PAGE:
|Tron: Legacy (2010)
||[Dec. 18th, 2010|11:00 am]
Tron: Legacy was disappointing. And I was looking forward to it.
For Tron, an original film that was stunning for its vision of computing's future, Legacy was the opposite ... a paint-by-numbers effort. There simply wasn't enough conflict to sustain the story. I also saw their big twist involving a background character coming (trying to avoid spoilers here), and the way they left him in the story ... puzzling.
For the most part, I liked the new characters, especially Olivia Wilde's Quorra. She was a nice contrast to the other characters. Many of the other characters were either dull, lifeless, depressed, or angry, while Quorra carried hope, patience, trust, and a general energetic presence. I think Wilde did a great job portraying Kevin Flynn's (Jeff Bridges's) in-Grid disciple.
Other characters, well, I wasn't all that pleased. In a boardroom meeting at Encom, Cillian Murphy plays Edward Dillinger Jr. ... son of Ed Dillinger (David Warner), the nemesis from the original film. Let me get this straight ... it's 2010, you're a top international company, worth billions, and you're going to hire the son of a former employee and convict who got pinched for stealing intellectual property from Kevin Flynn, the originator of the company's success? I understand bygones be bygones, but REALLY?
Also, there was one strange scene in which we've all seen parts of it from the trailers ... Kevin's son, Sam Flynn (Garrett Hedlund) goes to meet a program who could possibly help him, going by the name of Castor (Michael Sheen). Sam is led to Castor by Gem (Beau Garrett), who was not truly outrageous. That whole sequence was ... well, bizarre.
Literally ... Barbie and Ken, about to meet ... Ziggy Stardust.
Despite that weirdness, Garrett Hedlund did a good job being Jeff Bridges's son, Sam. In fact, there were times in Legacy in which Hedlund sounded like a young Bridges. To paraphrase another Jeff Bridges character, far out, man.
There's one critique floating around about how awful Jeff Bridges's 'face-lift' looks, and I disagree immensely. The fx-work with making Bridges's younger self is amazing. They truly can do anything now. If you can make Bridges look as he did in the 1980s, then you can make a deceased actor rise from the grave. Hollywood is no longer bound by time and missing cast. That's brilliant and somewhat scary. I imagine it makes for a huge upcoming battle with companies, actors, and the rights to image and likeness.
While all of CGI-Bridges was awesome, it wasn't really necessary to the plot. Bridges's computer alter ego, CLU, could very well have had no face. I'm not sure why CLU had to be the 30-something version of Jeff Bridges.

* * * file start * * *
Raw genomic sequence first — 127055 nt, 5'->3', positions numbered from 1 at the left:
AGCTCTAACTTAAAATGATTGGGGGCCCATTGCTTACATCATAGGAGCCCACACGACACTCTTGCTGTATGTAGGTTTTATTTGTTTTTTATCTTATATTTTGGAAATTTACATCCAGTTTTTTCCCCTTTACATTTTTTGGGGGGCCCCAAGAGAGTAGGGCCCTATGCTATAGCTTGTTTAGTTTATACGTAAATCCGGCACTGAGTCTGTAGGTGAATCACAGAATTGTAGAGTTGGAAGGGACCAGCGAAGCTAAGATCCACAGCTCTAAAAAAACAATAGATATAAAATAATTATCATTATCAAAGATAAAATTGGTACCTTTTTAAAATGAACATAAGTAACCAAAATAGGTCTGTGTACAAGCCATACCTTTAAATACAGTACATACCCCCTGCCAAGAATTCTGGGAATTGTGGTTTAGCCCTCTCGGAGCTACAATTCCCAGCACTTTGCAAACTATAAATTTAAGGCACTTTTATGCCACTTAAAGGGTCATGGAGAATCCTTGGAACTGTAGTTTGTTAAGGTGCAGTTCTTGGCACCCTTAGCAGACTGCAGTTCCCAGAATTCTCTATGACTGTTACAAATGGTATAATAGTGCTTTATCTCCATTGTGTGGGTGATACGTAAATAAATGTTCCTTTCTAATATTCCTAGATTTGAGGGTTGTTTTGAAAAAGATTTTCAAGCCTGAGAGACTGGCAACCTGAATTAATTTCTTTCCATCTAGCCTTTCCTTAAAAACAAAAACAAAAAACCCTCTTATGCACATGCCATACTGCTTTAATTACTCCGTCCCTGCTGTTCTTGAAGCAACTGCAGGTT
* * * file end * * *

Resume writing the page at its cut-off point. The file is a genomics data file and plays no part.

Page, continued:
Also disappointing with Bridges was a random interview I saw on Jimmy Fallon's show, last night. When I came home, NBC was on, and I happened upon it, not planning on watching it ... Bridges spent a large amount of time in one of the most painful (think Fallon's 'lovable' ineptitude) interviews I've seen in some time, like Conan his first NBC year, but worse. Bridges, man ... he spent the entire interview talking about True Grit. It seemed like 15 seconds were devoted to Tron: Legacy. If I'm a Disney executive, then I'd be shocked by his disinterest.
However shocked I'd be, if I was Disney, looking back, I'd have to say the executives ultimately brought disappointment upon themselves. When you have a cherished original film like Tron, plenty of time to craft a sequel, and you're willing to spend on it, hire a Christopher Nolan or the Coen Brothers to run it, not people who are relatively new at this. Obviously, Nolans and Coens were relatively new at one time, but I don't see that in Legacy's director, Joseph Kosinski, and the writers, Edward Kitsis & Adam Horowitz (from the "Lost" TV series). Kosinski handled it well enough not to ruin it, but the application was average. They also have a person named Lee Sternthal, who has one story credit on his IMDB profile ... that being Legacy. I don't get why they wouldn't hire more experienced people. "Lost" may have been a hit, but this screenplay wasn't. Anyway, despite all the inexperience, Legacy's gonna bank. If it doesn't make back its mysterious budget from box office, then rentals and merchandise will end up covering it, I'd guess.
Regardless of the film's quality, Daft Punk's score is a gem. They added a lot of orchestra to their palette for this offering, and if you're looking for a dance album, only a couple tracks fit that description. However, you can listen to the soundtrack from start to finish, and it sharpens what is otherwise a dull film. Pitchfork, you're wrong giving this soundtrack a 5.5. Stop listening to trite self-serving odes to douchebags so much.
If you're gonna see Legacy, see it in 3-D, because that's about the only reason to see it. Despite all the negativity, I did like it. It simply wasn't more than an average film. I'm just going to be way more harsh than some critics are willing to be. It's a 5 out of 10, one of the few 5s I've liked.